I too enjoyed 'The Dark Knight Rises' and will admit it is clunky and rushed at times due to the doubling of characters and multiple storyline. But isnt this what we want, a big film with big ideas and themes if the studios want to take our hard earned money, which I would rather spend watching an indie world cinema. Like I said before this the best we are gonna get for now. The criticism to me still feel sensationalised and someone trying to be different from the herd or even made me think they were Marvel fanboys nitpicking everything. I have always read reviews of films before I watched them, as lets face it there are a lot of garbage out there that just angers me that they are made with the budget they have. But most would agree they would rather have more Chris Nolan films than Michael Bay films (Bay might be too easy a target). But no matter all the negative or positive reviews these big budgeted films receive they will make a profit. Do critics even matter when it comes to big budget films or do we only care when they start to rile the populous? Also by the way, thanks for the compliment, its the result of growing up watching English films and TV.

  • Thisisnotanexit | July 20, 2012 6:11 PM

    First of all, I didn't criticize your English. I criticized the basis of your argument as you articulated it. I've worked with a lot of ESL students in my time and have a lot of respect for multilingual people. Your English is actually very good. I didn't read between the lines; I directly addressed specific points you raised. And your assumption that I agree with the above article is incorrect. I actually really enjoyed THE DARK KNIGHT RISES, even though I think it had its faults. The difference is that I respect these critics and their opinions even if they differ from my own.

  • Strangelove | July 20, 2012 5:11 PM

    I apologise for my lack of perfectly formed sentences as English is not my first language, let alone second. Since you like reading between the line and debunking what I say by phrasing everything, I am in the impression you agreed with the above article. I said no one can call themselves a critic if they do not stand by what they say, esp when they heavily criticise a piece of work and given this particular case where as you so insightfully pointed out that its impossible to be impartial in an editorial piece, but it would definitely be a lack of journalist integrity if it was a place to take potshot as someone. Or shall we chalk that up as an opinion based on past experiences as well. The voice of the critic has changed from the time when it really made a difference. I do not criticise them for having the conversation, I would have rather had someone with more interesting to say than your everyday average sensationalism critical point of view, but I criticise them for thinking being a critic is such an easy job where you can just blast out every vocabulary at their disposal to debase something to provoke a response. And you will be glad to know I am not a critic just a valued daily visitor of the site concerned at the drop of standards.

  • Adam K | July 20, 2012 4:33 PM

    Ha, I didn't see this while I was writing my comment below, and we have basically all the same points, even down to the formulation of "robot critics." High five!

  • thisisnotanexit | July 20, 2012 3:07 PMReply

    "Are these guys really critics? Then why would you start with 'I have never like a Chris Nolan's film (maybe apart from 'The Prestige') and start ripping on 'The Dark Knight Rises'. Where is the impartiality in that?"

    A critic doesn't need to be impartial. A critic needs to offer CRITICISM, which requires them to analyze a work and formulate opinons.

    "And me coming to the film's defence doesn't make me a fanboy, just someone who wants to read your reviews not read your transcribed bar talk."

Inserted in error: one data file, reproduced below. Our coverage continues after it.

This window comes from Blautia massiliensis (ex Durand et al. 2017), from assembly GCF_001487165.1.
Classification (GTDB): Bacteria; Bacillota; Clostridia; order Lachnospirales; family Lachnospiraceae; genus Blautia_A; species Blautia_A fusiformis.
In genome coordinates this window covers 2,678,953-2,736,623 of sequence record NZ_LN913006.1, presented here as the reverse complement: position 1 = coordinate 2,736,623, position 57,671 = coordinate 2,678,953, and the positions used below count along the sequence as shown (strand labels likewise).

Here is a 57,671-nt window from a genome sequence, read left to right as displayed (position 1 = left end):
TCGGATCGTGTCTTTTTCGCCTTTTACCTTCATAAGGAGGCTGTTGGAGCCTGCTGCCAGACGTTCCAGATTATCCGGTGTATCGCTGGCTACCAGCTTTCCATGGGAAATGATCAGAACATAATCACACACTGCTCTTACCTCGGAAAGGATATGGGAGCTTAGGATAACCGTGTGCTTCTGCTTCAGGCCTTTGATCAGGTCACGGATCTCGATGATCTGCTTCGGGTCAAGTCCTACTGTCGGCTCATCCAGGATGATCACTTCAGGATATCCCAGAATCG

You realize they post these kinds of conversations all of the time, right? If you don't enjoy this type of "transcribed bar talk," why read this one?

  • Adam K | July 20, 2012 4:32 PM

    To STRANGELOVE (good name, btw):
    It seems you're looking for some sort of inhuman robot-critic to objectively review something. You speak of them "giv[ing] us perspective by all their past knowledge of history of the art form" and doesn't that include the histories of the director and actors? How would, to rephrase your words, "a critic go[ing] into a cinema with a preconception of preferring a certain filmmaker thus formulating a positive comment" be any less impartial than the negative version?

    Actual human critics can't pretend to be impartial any more than regular moviegoers can, except that critics have a wider and deeper range of knowledge to pull from and typically (as opposed to regular moviegoers) give reasons behind their assessments; we're all people, after all, but at least these two critics are helpfully willing to give us their biases up front instead of feigning an impossible "impartiality." I suppose I'm trying to figure out what this mythical "impartiality" of yours would look like.

  • Strangelove | July 20, 2012 3:38 PM

    A critic needs to have an authoritative voice, be it in any form of art, they give us perspective by all their past knowledge of history of the art form. When a critic goes into a cinema with a preconception of not preferring a certain filmmaker thus formulating a criticism; because of such impartiality is what make these critics irrelevant when it comes to big budget films. Believe me 'The Dark Knight Rises' will be the only big budget film I will be watching this year so why wouldnt I read everything I can read about it as I do with every other film I watch.
    Did you really expect they would post these conversation without thinking there would such a discussion? You are not a critic if you heavily criticise a piece of work and completely fail to stand by your words by saying 'Thats just my opinion, everyone has their own'.

  • Migdia Chinea | July 20, 2012 2:58 PMReply

    You guys are completely wrong. Completely! Migdia Chinea UCLA MFA TFTDM - KNINTH FLOOR - 2012

  • CJ | July 20, 2012 1:52 PMReply

    You lost all credibility by speaking as if everything you said was fact. Oh, and when you stated your liking for the bomb that was "Batman and Robin." some just don't understand the character I suppose.

  • Scott | July 20, 2012 3:01 PM

    It's clearly an opinion piece; it is ridiculous to expect every statement to be preceded by an IMO.

  • strangelove | July 20, 2012 1:17 PMReply

    Are these guys really critics? Then why would you start with 'I have never like a Chris Nolan's film (maybe apart from 'The Prestige') and start ripping on 'The Dark Knight Rises'. Where is the impartiality in that? Of course, you can say you didn't like the 'The Dark Knight' but dare not say you didn't like Heath Ledger's performance. Lets face it, most audience are sheep, they will go watch anything if the studios bombard them with enough marketing campaign, which has given to the question 'Why do we need critics?'. Big dumb studio blockbuster always end up making a profit, if not in the US then overseas, which is why they are dumbed down because they expect the guy who has the minimal grasp of the English language (myself a non-English speaking non-US audience) to be wowed by the million dollar CGI explosions and monsters.

    Question to them is who would you want directing these big hundred two hundred million dollars production if not Chris Nolan because its not like the studios will stop making them. You are not gonna get PT Anderson or Michael Haneke to get asked by the studios to direct these films. Lets face the realities, this is the best it will get for now.

    Would I have even bothered to write a comment if they talked about 'The Dark Knight Rises' was a masterpiece, a zenith of modern filmmaking, the bar every aspiring filmmaker to thrive for? No, I wouldn't. But to completely dismantle a film with bias just make critics that much irrelevant again when it comes to big budget films. And me coming to the film's defence doesn't make me a fanboy, just someone who wants to read your reviews not read your transcribed bar talk.